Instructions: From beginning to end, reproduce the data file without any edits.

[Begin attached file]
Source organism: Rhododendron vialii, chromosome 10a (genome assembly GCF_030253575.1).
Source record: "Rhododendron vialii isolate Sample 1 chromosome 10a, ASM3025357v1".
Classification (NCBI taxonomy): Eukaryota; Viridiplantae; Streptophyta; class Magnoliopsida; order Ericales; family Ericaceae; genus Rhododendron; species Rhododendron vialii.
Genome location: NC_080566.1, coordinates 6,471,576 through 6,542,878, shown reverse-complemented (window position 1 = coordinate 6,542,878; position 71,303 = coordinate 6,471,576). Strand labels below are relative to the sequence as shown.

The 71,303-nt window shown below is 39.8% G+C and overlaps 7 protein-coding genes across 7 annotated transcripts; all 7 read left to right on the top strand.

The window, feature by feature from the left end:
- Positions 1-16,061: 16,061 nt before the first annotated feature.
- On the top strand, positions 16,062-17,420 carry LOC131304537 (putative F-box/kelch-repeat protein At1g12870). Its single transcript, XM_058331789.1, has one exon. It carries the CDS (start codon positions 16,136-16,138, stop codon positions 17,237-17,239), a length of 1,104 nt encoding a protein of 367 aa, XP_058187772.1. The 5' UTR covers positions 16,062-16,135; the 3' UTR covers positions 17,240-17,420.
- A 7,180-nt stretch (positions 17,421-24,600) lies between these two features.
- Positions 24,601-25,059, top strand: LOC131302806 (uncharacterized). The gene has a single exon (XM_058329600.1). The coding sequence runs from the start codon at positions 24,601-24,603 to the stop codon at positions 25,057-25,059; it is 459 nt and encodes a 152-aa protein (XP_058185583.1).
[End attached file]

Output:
Source organism: Rhododendron vialii, chromosome 10a (genome assembly GCF_030253575.1).
Source record: "Rhododendron vialii isolate Sample 1 chromosome 10a, ASM3025357v1".
Classification (NCBI taxonomy): Eukaryota; Viridiplantae; Streptophyta; class Magnoliopsida; order Ericales; family Ericaceae; genus Rhododendron; species Rhododendron vialii.
Genome location: NC_080566.1, coordinates 6,471,576 through 6,542,878, shown reverse-complemented (window position 1 = coordinate 6,542,878; position 71,303 = coordinate 6,471,576). Strand labels below are relative to the sequence as shown.

The 71,303-nt window shown below is 39.8% G+C and overlaps 7 protein-coding genes across 7 annotated transcripts; all 7 read left to right on the top strand.

The window, feature by feature from the left end:
- Positions 1-16,061: 16,061 nt before the first annotated feature.
- On the top strand, positions 16,062-17,420 carry LOC131304537 (putative F-box/kelch-repeat protein At1g12870). Its single transcript, XM_058331789.1, has one exon. It carries the CDS (start codon positions 16,136-16,138, stop codon positions 17,237-17,239), a length of 1,104 nt encoding a protein of 367 aa, XP_058187772.1. The 5' UTR covers positions 16,062-16,135; the 3' UTR covers positions 17,240-17,420.
- A 7,180-nt stretch (positions 17,421-24,600) lies between these two features.
- Positions 24,601-25,059, top strand: LOC131302806 (uncharacterized). The gene has a single exon (XM_058329600.1). The coding sequence runs from the start codon at positions 24,601-24,603 to the stop codon at positions 25,057-25,059; it is 459 nt and encodes a 152-aa protein (XP_058185583.1).